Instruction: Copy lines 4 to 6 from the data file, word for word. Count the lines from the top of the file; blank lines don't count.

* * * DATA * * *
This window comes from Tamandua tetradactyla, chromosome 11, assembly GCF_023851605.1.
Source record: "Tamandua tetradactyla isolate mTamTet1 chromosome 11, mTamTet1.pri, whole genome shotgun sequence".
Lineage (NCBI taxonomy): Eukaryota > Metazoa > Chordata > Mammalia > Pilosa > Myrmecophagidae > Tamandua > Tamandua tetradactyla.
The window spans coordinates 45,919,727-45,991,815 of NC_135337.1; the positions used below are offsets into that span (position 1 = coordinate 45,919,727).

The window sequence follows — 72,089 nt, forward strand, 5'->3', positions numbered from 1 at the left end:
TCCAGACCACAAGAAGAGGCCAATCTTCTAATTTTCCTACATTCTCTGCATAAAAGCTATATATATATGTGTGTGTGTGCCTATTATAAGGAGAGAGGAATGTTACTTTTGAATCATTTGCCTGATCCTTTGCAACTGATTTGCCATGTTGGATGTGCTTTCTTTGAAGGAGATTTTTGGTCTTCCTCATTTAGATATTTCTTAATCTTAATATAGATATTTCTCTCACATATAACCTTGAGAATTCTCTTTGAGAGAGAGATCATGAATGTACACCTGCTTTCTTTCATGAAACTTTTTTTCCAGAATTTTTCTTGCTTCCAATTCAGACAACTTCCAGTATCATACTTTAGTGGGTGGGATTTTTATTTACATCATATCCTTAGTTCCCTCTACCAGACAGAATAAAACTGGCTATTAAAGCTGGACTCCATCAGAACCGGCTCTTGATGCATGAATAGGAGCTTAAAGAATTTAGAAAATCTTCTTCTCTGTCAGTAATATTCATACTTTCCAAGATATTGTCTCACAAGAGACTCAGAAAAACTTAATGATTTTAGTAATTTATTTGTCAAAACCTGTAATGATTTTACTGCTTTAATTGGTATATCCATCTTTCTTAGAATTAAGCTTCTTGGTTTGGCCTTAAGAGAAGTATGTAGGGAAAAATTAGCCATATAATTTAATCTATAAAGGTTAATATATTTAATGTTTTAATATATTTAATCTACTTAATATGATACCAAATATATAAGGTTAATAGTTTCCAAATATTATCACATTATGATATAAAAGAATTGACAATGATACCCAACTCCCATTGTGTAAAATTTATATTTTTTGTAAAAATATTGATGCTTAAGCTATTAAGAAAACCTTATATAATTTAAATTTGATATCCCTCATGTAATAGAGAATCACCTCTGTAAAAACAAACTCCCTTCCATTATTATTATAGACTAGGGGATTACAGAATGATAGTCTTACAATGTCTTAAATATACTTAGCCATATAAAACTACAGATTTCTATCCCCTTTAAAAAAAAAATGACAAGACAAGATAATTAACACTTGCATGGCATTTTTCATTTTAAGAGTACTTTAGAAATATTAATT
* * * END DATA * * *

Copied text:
The window spans coordinates 45,919,727-45,991,815 of NC_135337.1; the positions used below are offsets into that span (position 1 = coordinate 45,919,727).

The window sequence follows — 72,089 nt, forward strand, 5'->3', positions numbered from 1 at the left end:
TCCAGACCACAAGAAGAGGCCAATCTTCTAATTTTCCTACATTCTCTGCATAAAAGCTATATATATATGTGTGTGTGTGCCTATTATAAGGAGAGAGGAATGTTACTTTTGAATCATTTGCCTGATCCTTTGCAACTGATTTGCCATGTTGGATGTGCTTTCTTTGAAGGAGATTTTTGGTCTTCCTCATTTAGATATTTCTTAATCTTAATATAGATATTTCTCTCACATATAACCTTGAGAATTCTCTTTGAGAGAGAGATCATGAATGTACACCTGCTTTCTTTCATGAAACTTTTTTTCCAGAATTTTTCTTGCTTCCAATTCAGACAACTTCCAGTATCATACTTTAGTGGGTGGGATTTTTATTTACATCATATCCTTAGTTCCCTCTACCAGACAGAATAAAACTGGCTATTAAAGCTGGACTCCATCAGAACCGGCTCTTGATGCATGAATAGGAGCTTAAAGAATTTAGAAAATCTTCTTCTCTGTCAGTAATATTCATACTTTCCAAGATATTGTCTCACAAGAGACTCAGAAAAACTTAATGATTTTAGTAATTTATTTGTCAAAACCTGTAATGATTTTACTGCTTTAATTGGTATATCCATCTTTCTTAGAATTAAGCTTCTTGGTTTGGCCTTAAGAGAAGTATGTAGGGAAAAATTAGCCATATAATTTAATCTATAAAGGTTAATATATTTAATGTTTTAATATATTTAATCTACTTAATATGATACCAAATATATAAGGTTAATAGTTTCCAAATATTATCACATTATGATATAAAAGAATTGACAATGATACCCAACTCCCATTGTGTAAAATTTATATTTTTTGTAAAAATATTGATGCTTAAGCTATTAAGAAAACCTTATATAATTTAAATTTGATATCCCTCATGTAATAGAGAATCACCTCTGTAAAAACAAACTCCCTTCCATTATTATTATAGACTAGGGGATTACAGAATGATAGTCTTACAATGTCTTAAATATACTTAGCCATATAAAACTACAGATTTCTATCCCCTTTAAAAAAAAAATGACAAGACAAGATAATTAACACTTGCATGGCATTTTTCATTTTAAGAGTACTTTAGAAATATTAATT